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Home > Cats > How to Train Your Cat to Walk on a Leash: 9 Vet-Approved Tips

How to Train Your Cat to Walk on a Leash: 9 Vet-Approved Tips

Adorable black and white cat in a harness standing looking into the distance

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Dr. Paola Cuevas Photo

Reviewed & Fact-Checked By

Dr. Paola Cuevas

Veterinarian, MVZ

The information is current and up-to-date in accordance with the latest veterinarian research.

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Cats have a reputation for being stubborn homebodies. They prefer to spend their days catnapping in the sun and snuggling on the couch. Most of us see cats as indoor-only animals, but this isn’t true for all cats. Every cat has a unique personality. While you won’t get some cats to put a single paw outside, others crave a more adventurous life.

Leash training your pet cat is a fantastic way to give your cat the physical activity and mental stimulation that they’re looking for while minimizing any risks. If you want to get your cat outdoors in a safe fashion, you need to learn how to leash train them.

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About Cat Leash Training

Why train your cat to walk on a leash instead of just letting them explore outside on their own? While some pet owners certainly do this without any problems, we don’t recommend it. Indoor cats live longer and safer lives. When you keep them on a leash on your outdoor adventures, you know that they won’t run off when they get scared, get lost, or become ill or hurt. So, it’s a much safer option to leash train your cat instead of letting them free roam.

Leash training cats is not as straightforward as training a dog, as it does require a bit more patience. Still, cats are intelligent creatures that can pick up on training quite quickly, especially if based on positive reinforcement. With a bit of effort, your cat could be joining you on your daily walks.

Cat On A Leash
Photo Credit: avbocherikov, Pixabay

Required Items for Cat Leash Training

Unlike with pet dogs, we don’t recommend attaching a leash to a standard collar that wraps around your cat’s neck. Pulling the leash and the neck collar could potentially hurt their head and neck. Plus, regular collars come off way too easily, and a few tugs could allow them to escape. Consider a body harness if you plan to leash-train your cat.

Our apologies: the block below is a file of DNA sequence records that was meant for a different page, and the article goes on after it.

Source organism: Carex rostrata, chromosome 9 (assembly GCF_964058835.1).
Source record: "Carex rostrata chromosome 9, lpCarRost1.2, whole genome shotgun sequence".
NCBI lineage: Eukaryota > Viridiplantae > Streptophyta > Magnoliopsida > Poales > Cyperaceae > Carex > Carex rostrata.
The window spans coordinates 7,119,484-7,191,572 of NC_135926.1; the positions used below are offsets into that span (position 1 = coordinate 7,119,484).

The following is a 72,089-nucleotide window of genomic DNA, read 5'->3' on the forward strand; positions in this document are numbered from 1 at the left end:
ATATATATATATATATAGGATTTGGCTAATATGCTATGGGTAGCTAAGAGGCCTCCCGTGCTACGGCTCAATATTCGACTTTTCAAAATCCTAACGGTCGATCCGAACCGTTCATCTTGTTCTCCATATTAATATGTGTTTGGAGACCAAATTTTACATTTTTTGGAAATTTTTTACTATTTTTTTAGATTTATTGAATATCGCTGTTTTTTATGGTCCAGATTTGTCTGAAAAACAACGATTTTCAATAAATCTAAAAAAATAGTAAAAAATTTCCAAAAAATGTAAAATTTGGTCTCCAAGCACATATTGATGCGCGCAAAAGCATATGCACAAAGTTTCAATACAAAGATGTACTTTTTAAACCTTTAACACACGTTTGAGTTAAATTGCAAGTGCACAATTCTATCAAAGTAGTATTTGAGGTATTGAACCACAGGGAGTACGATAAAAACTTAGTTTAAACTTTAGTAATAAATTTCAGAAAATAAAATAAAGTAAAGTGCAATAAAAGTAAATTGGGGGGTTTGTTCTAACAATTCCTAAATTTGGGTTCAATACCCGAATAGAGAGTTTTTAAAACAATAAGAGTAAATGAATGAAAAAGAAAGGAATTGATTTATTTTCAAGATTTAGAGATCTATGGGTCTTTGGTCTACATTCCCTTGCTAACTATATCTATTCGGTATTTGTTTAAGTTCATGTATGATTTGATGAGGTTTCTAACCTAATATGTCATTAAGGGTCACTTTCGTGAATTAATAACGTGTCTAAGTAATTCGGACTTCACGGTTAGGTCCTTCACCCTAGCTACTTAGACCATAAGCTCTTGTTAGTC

The harness should feel snug without being too tight. A good fit test is if you can place two fingers between their body and the harness.

Safety First

Before bringing your cat outside, please make sure they are up to date on all vaccines, on top of flea-and-tick medication, since they could be encountering lots of critters while outside.

We also recommend getting your cat microchipped so if they do escape, it is much easier to reunite in case someone finds them.
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How to Train Your Feline to Walk With a Leash

Training a cat to walk on a leash does take patience. However, it isn’t impossible when you work slowly and go step by step.

1. Allow Your Cat to Adjust to the Harness

Cats are not a fan of new objects or changes. Make sure you allow plenty of time to introduce your cat to their new harness. Do things like snap the harness together or undo the Velcro to get them accustomed to the sounds. Set the leash and harness by their favorite spot, and let them approach it on their own. Try giving them a couple of treats whenever they interact with the new items. They’ll soon associate the new items with good feelings and be less spooked when you try to put it on them.

a pet harness
Photo Credit: Bulltus_casso, Shutterstock

2. Touch the Harness to Different Body Parts

Once your kitty has been passively desensitized to the presence of the harness and to the noises it makes, it is time to start active training. For the first step, start by touching the harness to different parts of your cat’s body, face, paws, sides, and back. Offer your cat a high-value treat for allowing this without backing up. With cats, it is sometimes better to wait for them to approach things first. If your cat approaches your hand holding the harness, you are at a great starting point; reinforce them with a high-value treat.